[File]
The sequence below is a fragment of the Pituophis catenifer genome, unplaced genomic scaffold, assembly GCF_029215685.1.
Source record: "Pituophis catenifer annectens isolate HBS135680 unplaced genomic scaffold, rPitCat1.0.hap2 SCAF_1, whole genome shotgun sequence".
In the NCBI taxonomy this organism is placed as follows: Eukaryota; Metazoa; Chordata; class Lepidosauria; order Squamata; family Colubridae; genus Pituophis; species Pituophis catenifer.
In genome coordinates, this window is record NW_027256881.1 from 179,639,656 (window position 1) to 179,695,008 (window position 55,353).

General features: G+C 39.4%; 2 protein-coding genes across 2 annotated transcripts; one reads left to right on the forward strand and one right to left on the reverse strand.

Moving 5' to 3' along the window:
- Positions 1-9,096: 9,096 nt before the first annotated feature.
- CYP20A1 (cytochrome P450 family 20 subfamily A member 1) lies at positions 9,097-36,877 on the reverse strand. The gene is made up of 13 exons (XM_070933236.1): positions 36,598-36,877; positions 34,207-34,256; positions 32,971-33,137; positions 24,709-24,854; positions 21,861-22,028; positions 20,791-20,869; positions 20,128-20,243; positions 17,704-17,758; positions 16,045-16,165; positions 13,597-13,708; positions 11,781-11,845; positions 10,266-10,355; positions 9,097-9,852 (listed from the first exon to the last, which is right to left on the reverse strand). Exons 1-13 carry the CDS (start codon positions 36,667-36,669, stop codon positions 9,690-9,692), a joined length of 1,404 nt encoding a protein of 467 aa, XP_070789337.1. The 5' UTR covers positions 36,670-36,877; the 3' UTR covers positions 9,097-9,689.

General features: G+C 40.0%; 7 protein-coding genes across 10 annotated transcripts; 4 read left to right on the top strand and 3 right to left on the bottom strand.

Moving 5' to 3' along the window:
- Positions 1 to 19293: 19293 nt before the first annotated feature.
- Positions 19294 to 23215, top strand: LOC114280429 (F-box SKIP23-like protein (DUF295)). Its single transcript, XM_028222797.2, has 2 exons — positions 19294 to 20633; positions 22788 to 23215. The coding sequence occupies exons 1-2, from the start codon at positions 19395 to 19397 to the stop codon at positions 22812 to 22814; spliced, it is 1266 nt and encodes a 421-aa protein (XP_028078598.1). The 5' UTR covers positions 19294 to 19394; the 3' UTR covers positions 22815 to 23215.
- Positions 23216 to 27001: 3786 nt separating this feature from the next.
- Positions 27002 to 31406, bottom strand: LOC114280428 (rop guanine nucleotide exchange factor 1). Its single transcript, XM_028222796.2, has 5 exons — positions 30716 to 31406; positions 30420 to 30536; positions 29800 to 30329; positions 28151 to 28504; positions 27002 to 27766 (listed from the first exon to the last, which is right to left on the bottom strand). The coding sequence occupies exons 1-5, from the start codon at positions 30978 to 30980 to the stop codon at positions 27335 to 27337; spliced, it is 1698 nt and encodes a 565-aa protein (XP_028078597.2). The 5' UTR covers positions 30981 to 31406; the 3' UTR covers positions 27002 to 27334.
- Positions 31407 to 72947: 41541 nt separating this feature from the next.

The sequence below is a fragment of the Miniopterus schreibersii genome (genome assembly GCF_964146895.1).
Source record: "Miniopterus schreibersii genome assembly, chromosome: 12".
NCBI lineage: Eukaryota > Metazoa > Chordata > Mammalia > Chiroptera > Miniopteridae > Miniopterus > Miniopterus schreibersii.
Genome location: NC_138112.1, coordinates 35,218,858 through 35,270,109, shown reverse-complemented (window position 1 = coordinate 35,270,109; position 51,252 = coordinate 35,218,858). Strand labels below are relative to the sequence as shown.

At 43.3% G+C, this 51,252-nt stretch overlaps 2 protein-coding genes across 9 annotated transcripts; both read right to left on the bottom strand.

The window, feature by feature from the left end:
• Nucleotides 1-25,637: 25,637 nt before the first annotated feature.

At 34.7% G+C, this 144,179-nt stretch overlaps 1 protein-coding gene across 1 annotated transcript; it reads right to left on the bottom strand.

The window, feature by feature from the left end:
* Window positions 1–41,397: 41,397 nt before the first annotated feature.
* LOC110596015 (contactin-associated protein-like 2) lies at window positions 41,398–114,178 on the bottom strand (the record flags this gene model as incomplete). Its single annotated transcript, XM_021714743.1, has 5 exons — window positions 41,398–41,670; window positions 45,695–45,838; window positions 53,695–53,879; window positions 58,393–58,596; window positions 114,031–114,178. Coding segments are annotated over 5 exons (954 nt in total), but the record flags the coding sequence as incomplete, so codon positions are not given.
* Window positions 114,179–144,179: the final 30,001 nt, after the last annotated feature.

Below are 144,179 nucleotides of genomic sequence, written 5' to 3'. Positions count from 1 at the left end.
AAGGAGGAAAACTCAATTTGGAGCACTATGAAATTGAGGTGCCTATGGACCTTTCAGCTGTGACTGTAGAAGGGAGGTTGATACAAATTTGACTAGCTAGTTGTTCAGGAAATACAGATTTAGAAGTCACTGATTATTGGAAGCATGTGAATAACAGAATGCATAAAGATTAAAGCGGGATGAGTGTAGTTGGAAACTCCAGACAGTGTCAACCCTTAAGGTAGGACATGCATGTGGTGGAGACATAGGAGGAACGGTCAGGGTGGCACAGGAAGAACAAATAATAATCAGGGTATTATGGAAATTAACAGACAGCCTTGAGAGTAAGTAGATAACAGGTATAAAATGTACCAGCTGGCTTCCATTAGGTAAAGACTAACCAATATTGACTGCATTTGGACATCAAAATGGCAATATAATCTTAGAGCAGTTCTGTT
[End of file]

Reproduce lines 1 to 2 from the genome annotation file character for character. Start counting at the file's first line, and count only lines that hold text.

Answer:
The sequence below is a fragment of the Pituophis catenifer genome, unplaced genomic scaffold, assembly GCF_029215685.1.
Source record: "Pituophis catenifer annectens isolate HBS135680 unplaced genomic scaffold, rPitCat1.0.hap2 SCAF_1, whole genome shotgun sequence".